Secondly, ear tufts stop debris from getting into the Maine Coons ear, which could cause damage. Thirdly, the tips help your cat filter sound into the ear, and can range anywhere up to 4 inches in length!
When Do Maine Coons Get Their Lynx Tips?
Maine Coons lynx tips are considered by many to be highly desirable, and one of the most distinguishing features of this particular cat breed. So when do Maine Coons get their lynx tips?
Newborn Maine Coon kittens do not really have any visible lynx tips.
Instead, these tend to start appearing by the time a kitten reaches 2 weeks of age.
They then continue to grow, reaching full length by the time your Maine Coon reaches 2 years of age. Coincidentally, this tallies when the cat’s fur coat has also grown to its full length.
If you are concerned that your brand new, 12 week old Maine Coon kitten, has not developed any lynx tips yet, don’t panic, because some Maine Coons will not develop any until they are older.
Should your Maine Coon reach 2 years of age though, and still doesn’t possess a fine set of lynx tips to be proud of, then it is safe to assume that your cat will never grow any.
Finally, some cat specialists claim that the Maine Coon cats we know and love today actually have more ear tufts/ear furnishings, than the first Maine Coons that originated in Maine.
This is thought to be the result of breeders being selective in their breeding patterns and choices.
Are Certain Maine Coon Colors More Likely To Grow Lynx Tips?
I thought it would be really interesting to determine if a Maine Coons lynx tip was somehow linked to the color of their fur. For instance, are white Maine Coons more likely to grow a set of lynx tips, than a blue Maine Coon?
If a link could be established, buyers desiring a Maine Coon with these regal-looking lynx tips could therefore increase their chances of having one, by only purchasing Maine Coon kittens with certain fur colorings.
Unfortunately, I’ve not been able to find any research that indicates there is a higher probability of the white, blue, or tabby Maine Coon colors, etc, developing Maine Coon lynx tips, than any other coloring. Instead, it seems to all come down to the Maine Coons individual genetics.
The best tips I could give purchasers wishing to own a Maine Coon with impressive lynx tips are:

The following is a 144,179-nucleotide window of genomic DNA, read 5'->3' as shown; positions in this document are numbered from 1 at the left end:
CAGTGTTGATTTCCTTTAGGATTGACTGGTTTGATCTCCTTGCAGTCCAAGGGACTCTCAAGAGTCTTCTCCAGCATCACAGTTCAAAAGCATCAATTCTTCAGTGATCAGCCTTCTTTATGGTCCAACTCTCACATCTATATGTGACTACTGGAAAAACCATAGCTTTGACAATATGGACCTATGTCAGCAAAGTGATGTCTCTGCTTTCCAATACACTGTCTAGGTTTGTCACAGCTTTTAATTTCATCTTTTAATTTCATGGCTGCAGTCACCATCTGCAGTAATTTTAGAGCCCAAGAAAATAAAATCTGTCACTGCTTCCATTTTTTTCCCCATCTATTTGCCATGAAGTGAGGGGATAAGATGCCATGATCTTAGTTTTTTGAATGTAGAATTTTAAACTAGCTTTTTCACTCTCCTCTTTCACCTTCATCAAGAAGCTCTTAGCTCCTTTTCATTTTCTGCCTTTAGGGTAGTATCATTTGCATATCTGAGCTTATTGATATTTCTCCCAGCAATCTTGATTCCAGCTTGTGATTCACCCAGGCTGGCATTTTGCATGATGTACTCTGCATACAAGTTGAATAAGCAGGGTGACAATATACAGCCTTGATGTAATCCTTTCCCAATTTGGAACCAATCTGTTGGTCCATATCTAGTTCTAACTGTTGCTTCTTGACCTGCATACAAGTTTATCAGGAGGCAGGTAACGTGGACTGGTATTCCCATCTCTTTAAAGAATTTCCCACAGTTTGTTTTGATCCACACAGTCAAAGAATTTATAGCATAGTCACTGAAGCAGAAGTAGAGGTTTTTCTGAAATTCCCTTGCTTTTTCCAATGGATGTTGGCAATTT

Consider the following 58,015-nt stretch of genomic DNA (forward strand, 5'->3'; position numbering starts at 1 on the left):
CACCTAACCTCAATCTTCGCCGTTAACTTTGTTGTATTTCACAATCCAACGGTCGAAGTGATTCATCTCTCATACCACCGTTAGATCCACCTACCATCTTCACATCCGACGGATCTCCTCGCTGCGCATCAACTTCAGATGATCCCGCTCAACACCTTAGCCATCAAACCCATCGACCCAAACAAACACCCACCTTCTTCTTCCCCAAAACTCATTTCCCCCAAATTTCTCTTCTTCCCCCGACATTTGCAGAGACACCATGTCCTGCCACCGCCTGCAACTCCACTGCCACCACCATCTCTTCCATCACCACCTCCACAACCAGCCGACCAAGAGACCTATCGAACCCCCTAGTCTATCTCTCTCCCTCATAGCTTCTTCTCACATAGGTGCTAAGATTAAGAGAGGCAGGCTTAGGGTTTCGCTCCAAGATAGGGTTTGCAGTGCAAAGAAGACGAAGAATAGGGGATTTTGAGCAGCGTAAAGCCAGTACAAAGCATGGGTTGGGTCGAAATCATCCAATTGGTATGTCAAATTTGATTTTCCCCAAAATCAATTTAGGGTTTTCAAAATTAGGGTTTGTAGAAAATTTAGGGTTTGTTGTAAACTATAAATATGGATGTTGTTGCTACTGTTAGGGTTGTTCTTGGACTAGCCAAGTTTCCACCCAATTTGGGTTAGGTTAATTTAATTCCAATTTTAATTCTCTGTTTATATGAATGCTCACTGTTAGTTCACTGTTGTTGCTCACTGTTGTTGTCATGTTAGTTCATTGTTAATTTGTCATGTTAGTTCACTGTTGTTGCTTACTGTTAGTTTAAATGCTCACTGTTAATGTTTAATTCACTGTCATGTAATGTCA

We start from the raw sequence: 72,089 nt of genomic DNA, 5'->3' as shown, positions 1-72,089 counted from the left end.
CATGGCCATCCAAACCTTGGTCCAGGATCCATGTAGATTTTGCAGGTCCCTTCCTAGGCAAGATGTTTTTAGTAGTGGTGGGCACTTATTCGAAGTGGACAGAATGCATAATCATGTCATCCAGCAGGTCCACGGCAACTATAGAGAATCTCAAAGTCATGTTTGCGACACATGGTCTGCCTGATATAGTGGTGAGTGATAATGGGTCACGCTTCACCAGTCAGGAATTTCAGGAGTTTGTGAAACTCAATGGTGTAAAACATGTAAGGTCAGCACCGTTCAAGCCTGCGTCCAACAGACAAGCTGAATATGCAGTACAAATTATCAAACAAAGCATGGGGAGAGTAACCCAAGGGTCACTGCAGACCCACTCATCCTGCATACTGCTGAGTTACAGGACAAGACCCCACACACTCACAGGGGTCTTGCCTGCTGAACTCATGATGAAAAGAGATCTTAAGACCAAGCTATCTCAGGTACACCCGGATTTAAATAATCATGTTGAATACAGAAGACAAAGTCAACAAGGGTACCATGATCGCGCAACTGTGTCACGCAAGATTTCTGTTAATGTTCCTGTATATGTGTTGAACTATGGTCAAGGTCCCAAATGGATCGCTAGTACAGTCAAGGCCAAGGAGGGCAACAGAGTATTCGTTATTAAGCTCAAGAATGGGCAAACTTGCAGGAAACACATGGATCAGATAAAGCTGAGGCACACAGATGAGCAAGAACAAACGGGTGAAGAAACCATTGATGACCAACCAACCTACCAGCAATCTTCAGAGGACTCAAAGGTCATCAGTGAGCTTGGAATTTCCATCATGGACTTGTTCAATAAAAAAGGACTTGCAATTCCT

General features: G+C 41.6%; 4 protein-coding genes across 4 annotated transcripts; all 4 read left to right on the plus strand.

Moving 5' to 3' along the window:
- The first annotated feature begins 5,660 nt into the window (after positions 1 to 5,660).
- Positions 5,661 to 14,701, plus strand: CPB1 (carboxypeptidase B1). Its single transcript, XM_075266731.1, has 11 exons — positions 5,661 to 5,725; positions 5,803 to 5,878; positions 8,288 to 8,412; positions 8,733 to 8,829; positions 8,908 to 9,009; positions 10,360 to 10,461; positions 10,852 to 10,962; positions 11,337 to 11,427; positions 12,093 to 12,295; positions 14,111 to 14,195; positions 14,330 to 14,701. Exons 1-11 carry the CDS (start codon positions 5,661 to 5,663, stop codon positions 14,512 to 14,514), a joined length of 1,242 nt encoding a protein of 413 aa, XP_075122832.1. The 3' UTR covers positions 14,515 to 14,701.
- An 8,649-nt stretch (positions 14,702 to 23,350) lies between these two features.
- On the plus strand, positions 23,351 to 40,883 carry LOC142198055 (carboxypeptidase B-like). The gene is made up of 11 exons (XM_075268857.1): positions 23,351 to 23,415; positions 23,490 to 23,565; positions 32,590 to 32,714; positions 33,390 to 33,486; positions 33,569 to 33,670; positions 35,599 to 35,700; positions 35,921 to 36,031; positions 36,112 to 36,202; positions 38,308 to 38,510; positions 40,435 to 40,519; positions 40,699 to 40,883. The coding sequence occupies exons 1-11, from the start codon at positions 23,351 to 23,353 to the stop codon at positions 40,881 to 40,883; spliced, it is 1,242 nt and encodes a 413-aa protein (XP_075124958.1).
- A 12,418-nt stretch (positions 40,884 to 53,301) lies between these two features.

- Look at the parents: Purchase kitten, whose parents have long lynx tips. This genetically increases your chances that the kitten will develop them too when they are older.
- Visible lynx tips: Maine Coon kittens have usually developed small lynx tips by 12 weeks of age, therefore purchasers should only consider buying Maine Coon kittens with already visible lynx tips. These small tips will ultimately grow larger, as the cat ages.
If you look at the picture gallery below, you can see what Maine Coon lynx tips look like on different colored Maine Coon cats:
Are Maine Coons Part Lynx?
Many people mistakenly assume that the Maine Coon cat is actually part Lynx, or somehow genetically linked to this wild cat.
This is because both cats are physically large, and both species also have ear tufts that grow where the cat’s ears begin to taper off into a point.
Coincidentally, the Maine Coons ear tips are also extremely similar to that of the lynx’s.
Scientists have discounted this assumption as biologically impossible, however, it’s definitely not hard to see why this mistake is so easily made.
Take a look at the picture below, which shows a strong physical resemblance between the two cat breeds:
So, do all Maine Coons have lynx tips? The simple answer to this question is no.
Whilst some Maine Coons will have long impressive pointed tips that extend upwards from the more narrow and pointed tip of a Maine Coons ears, another Maine Coon might only have very short lengths of hair growing out of their pointed ears.
Ultimately it is down to personal preference whether you are a lover of Maine Coon lynx tips, or not.
Whatever your viewpoint though, it is important to keep in mind that the lack of lynx tips on a Maine Coon cat does not make them any less worthy of the ‘Maine Coon’ breed name.
Nor does a lack of lynx tips indicate in any way, that the Maine Coon is not of purebred heritage.